Internet notebook about my work: deep listening to facilitate positive change


Monday 7 June 2010

Don't try this at home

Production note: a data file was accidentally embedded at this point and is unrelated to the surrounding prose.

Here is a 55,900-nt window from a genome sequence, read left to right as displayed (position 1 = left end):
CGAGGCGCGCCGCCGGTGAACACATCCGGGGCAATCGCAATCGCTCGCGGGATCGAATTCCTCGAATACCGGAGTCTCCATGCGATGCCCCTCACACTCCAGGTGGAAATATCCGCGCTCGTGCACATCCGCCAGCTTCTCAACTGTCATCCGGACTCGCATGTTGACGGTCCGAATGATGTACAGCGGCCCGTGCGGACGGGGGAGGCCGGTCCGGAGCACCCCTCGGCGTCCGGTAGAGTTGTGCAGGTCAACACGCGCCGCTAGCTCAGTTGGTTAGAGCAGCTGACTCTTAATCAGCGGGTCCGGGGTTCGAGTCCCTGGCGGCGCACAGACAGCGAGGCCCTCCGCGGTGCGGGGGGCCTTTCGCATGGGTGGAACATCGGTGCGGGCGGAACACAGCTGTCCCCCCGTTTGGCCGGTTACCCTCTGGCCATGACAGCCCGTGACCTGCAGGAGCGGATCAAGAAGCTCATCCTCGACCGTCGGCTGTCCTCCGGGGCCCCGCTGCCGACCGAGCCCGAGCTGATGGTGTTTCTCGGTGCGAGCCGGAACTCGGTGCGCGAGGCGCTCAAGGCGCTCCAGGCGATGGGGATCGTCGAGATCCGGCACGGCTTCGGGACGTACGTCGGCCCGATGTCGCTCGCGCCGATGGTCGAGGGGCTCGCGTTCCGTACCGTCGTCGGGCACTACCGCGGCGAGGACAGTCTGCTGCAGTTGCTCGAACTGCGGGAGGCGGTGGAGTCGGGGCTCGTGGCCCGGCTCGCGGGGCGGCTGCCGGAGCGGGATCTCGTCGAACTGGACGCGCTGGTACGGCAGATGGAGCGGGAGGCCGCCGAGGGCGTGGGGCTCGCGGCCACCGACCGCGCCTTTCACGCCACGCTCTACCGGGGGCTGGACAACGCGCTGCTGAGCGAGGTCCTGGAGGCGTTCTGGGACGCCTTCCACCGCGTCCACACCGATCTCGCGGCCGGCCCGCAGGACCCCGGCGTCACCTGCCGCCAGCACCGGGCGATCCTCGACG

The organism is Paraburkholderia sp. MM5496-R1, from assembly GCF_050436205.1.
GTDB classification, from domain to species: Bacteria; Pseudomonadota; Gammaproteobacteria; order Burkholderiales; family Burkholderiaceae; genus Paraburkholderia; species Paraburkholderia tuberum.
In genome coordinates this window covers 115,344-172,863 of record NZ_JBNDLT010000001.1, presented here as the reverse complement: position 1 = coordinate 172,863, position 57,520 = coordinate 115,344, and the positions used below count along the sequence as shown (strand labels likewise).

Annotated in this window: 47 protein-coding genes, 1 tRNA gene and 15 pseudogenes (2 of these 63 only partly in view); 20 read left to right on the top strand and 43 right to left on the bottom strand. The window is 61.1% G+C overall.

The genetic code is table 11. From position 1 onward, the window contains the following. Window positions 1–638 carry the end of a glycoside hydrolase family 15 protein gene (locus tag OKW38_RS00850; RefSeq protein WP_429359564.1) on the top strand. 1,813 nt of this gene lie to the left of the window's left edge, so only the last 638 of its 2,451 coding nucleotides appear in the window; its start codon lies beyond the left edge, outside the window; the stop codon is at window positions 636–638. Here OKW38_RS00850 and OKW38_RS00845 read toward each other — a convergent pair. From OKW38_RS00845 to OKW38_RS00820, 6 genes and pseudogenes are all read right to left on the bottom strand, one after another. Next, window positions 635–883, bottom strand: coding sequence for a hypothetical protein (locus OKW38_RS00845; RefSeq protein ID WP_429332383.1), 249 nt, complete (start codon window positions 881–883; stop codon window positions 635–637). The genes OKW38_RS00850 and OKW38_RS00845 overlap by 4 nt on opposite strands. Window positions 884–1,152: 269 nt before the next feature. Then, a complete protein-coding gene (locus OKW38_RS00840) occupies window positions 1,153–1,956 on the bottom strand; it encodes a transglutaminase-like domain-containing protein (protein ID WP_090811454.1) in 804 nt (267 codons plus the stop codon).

Donors often think that toolkits are a great way to support the implementation of policies. They can be, but only if accompanied by training and the awareness that experts still are needed. Toolkits contain very useful (explicit) knowledge, but one needs the tacit knowledge and skills of experts to solve questions of what is the right tool and when and how to use it. Otherwise the results might be contra-productive. I remember how I admired as a toddler my father’s carpentry toolkit. I was not allowed to touch any of these tools. I had to be content with my wooden play tools. When I was around ten years old my parents sent me to ‘carpentry’ lessons. An old carpenter had every Wednesday afternoon about ten boys in his work place who he would teach the basics of his trade. We learnt when and how to use each tool. The advantages and disadvantages of your choices and the dangers of either damaging the tool or yourself. After a few months I had acquired some basic skills and knowledge. And had produced a wooden footrest, as a birthday gift for my grandmother. I also knew now I should not try some of these tools at home alone. Some things you better leave to the specialists.

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